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Emerg Med Australas. 2008 Aug;20(4):357-62. doi: 10.1111/j.1742-6723.2008.01107.x.

Paediatric and adolescent horse-related injuries: does the mechanism of injury justify a trauma response?

Author information

1
Department of Paediatric Emergency Medicine, Women's and Children's Hospital, Adelaide, South Australia, Australia. jcraven@ausdoctors.net

Abstract

OBJECTIVE:

To identify the frequency, variety and disposition of horse-related injury presentations to the ED and to use this information to evaluate the existing institutional trauma team activation criteria following horse-related injuries.

METHODS:

A retrospective case analysis was performed of all horse-related injury presentations to the ED of Women's and Children's Hospital, Adelaide, Australia, in the 5 year period between January 1999 and December 2003.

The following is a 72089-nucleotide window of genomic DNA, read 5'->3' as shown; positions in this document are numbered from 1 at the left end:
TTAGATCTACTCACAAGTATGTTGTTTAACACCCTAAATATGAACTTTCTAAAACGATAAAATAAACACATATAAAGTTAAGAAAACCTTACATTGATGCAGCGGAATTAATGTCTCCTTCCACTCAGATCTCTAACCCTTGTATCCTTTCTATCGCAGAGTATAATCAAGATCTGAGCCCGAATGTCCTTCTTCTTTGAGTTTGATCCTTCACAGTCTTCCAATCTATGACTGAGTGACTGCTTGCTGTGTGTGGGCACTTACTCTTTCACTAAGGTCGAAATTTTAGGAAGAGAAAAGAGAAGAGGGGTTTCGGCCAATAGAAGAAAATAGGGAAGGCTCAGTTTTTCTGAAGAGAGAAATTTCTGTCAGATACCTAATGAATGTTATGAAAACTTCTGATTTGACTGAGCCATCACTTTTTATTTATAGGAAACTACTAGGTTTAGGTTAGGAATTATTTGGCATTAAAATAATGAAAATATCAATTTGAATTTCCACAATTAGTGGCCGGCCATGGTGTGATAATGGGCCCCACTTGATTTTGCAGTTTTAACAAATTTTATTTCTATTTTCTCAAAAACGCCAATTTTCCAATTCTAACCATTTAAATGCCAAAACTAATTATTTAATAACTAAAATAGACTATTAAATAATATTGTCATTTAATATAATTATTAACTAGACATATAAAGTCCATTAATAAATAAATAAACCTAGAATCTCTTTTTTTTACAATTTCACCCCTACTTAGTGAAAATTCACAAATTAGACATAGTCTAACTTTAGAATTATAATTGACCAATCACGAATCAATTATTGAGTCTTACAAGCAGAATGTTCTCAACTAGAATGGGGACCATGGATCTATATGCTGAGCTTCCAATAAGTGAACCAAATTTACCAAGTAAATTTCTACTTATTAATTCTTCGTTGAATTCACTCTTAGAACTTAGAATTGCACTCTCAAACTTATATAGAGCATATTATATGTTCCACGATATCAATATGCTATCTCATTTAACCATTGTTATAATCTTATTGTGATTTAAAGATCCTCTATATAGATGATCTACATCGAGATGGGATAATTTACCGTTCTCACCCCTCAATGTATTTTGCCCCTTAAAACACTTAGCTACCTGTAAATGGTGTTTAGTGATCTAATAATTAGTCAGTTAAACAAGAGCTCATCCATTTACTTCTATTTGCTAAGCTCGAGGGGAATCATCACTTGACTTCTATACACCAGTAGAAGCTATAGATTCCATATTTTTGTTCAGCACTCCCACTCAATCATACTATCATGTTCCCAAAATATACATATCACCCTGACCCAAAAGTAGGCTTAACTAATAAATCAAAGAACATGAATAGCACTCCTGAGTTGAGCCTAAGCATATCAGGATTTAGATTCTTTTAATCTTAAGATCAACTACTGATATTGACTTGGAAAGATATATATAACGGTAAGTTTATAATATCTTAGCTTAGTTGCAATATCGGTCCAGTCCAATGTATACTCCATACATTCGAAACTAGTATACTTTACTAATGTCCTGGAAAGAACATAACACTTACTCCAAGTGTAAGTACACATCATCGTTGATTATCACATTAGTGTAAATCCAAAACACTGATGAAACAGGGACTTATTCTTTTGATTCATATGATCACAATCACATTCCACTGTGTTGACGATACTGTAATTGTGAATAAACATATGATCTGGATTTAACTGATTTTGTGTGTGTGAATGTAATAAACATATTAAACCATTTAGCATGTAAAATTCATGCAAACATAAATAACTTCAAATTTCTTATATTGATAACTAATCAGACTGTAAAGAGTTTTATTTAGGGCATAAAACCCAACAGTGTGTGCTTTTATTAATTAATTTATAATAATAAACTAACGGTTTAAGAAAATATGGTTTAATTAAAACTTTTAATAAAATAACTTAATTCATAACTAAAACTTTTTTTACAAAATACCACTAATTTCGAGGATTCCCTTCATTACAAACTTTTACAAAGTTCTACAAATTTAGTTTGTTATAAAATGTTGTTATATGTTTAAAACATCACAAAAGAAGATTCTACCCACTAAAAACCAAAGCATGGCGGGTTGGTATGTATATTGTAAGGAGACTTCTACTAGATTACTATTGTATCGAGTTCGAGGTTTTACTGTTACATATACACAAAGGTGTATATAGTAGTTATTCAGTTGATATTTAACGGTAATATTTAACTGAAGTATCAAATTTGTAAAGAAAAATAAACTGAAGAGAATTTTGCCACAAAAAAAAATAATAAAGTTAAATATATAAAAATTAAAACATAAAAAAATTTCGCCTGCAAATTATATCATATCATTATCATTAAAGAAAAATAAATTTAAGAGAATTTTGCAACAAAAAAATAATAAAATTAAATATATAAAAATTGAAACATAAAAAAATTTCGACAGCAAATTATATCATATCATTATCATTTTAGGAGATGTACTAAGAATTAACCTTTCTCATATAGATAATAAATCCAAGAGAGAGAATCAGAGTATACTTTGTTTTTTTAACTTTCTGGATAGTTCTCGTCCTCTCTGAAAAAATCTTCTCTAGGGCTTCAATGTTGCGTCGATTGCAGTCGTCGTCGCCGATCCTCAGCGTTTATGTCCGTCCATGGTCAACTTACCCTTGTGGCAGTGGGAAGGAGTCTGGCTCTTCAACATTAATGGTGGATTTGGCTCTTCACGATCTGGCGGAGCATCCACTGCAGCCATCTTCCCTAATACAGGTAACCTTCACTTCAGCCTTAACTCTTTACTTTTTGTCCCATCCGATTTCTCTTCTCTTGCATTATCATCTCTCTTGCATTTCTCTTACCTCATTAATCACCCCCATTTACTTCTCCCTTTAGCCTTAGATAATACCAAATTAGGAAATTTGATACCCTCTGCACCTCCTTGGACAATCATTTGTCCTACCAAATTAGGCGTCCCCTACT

RESULTS:

A total of 186 children presented with horse-related injuries during the 5 year study period. The median age of injury was 9 years (range 1-17 years), with 81% of presentations female and 60% of patients hospitalized. The mechanism of injury was divided into four groups: 148 falls (79%), 28 kicks (15%), 7 tramples (4%) and 5 bites (3%). There was one death. Seven presentations rated an Injury Severity Score >15, with full trauma team activation occurring for two of these presentations.

CONCLUSION:

Although horse-related injury presentations are uncommon, severe injuries do occur. Patients presenting with severe horse-related injuries do not always activate a full trauma team response based on current trauma team activation criteria. These severe injury presentations are supported by a limited trauma team response, which activates on the mechanism of injury. The effectiveness of this as a contingency system needs to be evaluated.

[Indexed for MEDLINE]

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